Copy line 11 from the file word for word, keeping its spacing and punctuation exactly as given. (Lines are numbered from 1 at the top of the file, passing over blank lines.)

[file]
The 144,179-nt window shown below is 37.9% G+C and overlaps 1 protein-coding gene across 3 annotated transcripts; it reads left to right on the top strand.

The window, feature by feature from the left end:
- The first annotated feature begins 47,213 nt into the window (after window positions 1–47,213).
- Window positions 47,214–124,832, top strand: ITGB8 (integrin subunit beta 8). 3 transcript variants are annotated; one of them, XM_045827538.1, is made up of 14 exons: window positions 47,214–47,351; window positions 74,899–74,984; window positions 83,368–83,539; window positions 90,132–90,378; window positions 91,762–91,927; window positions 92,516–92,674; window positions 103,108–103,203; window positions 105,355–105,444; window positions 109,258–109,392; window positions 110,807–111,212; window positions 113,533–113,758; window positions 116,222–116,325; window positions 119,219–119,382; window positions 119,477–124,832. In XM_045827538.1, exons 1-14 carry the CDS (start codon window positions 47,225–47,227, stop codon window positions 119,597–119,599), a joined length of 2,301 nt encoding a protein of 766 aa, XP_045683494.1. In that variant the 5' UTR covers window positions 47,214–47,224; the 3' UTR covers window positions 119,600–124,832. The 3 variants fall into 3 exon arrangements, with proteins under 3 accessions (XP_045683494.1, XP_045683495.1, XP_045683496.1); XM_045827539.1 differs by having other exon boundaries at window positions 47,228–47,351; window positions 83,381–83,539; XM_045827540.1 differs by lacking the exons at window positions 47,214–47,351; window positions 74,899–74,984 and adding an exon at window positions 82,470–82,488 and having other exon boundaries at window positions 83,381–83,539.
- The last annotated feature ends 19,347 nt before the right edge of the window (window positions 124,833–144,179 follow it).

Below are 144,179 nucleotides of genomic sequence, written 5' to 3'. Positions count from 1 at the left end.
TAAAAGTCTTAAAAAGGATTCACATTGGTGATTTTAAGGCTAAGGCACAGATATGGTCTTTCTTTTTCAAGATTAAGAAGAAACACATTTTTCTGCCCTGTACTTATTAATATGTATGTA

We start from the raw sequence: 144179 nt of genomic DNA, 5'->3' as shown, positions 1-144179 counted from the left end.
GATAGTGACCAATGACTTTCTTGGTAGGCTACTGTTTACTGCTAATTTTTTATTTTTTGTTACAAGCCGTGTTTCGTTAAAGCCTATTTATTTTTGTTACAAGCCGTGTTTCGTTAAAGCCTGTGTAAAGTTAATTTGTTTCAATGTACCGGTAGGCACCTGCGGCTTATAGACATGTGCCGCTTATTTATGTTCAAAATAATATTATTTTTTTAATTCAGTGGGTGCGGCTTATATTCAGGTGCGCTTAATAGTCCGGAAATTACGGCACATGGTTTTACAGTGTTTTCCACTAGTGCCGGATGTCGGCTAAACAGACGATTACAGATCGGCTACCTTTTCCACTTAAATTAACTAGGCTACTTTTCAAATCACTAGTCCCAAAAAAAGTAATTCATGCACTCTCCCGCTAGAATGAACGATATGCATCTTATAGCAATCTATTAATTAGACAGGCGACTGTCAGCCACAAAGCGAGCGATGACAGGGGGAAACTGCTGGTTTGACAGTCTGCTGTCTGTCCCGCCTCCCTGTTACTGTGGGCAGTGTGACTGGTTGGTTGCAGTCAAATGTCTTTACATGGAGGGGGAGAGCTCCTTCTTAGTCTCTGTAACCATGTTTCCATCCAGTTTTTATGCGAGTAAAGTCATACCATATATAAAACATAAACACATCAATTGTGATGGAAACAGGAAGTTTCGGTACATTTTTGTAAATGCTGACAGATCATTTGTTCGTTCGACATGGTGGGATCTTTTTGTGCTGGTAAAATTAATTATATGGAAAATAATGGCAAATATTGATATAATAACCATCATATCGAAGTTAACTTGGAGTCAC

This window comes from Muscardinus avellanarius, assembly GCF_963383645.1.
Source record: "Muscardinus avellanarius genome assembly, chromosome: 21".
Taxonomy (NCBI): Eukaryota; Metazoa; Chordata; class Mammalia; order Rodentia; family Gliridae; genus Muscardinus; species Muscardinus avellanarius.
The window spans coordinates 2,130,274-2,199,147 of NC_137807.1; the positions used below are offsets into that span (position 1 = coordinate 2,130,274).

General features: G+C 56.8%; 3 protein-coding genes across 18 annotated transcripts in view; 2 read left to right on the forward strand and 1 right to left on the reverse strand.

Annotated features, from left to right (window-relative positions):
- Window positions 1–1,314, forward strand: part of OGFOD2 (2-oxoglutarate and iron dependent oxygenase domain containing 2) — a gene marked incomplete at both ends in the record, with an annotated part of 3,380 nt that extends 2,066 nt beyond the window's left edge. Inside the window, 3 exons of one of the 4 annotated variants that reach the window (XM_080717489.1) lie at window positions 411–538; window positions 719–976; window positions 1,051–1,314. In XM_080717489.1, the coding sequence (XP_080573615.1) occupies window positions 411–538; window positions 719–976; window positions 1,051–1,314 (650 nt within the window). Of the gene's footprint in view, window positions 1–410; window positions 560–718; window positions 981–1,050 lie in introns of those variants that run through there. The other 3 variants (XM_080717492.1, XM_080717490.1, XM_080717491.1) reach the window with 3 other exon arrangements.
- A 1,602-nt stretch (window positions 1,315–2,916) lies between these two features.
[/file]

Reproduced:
Source record: "Muscardinus avellanarius genome assembly, chromosome: 21".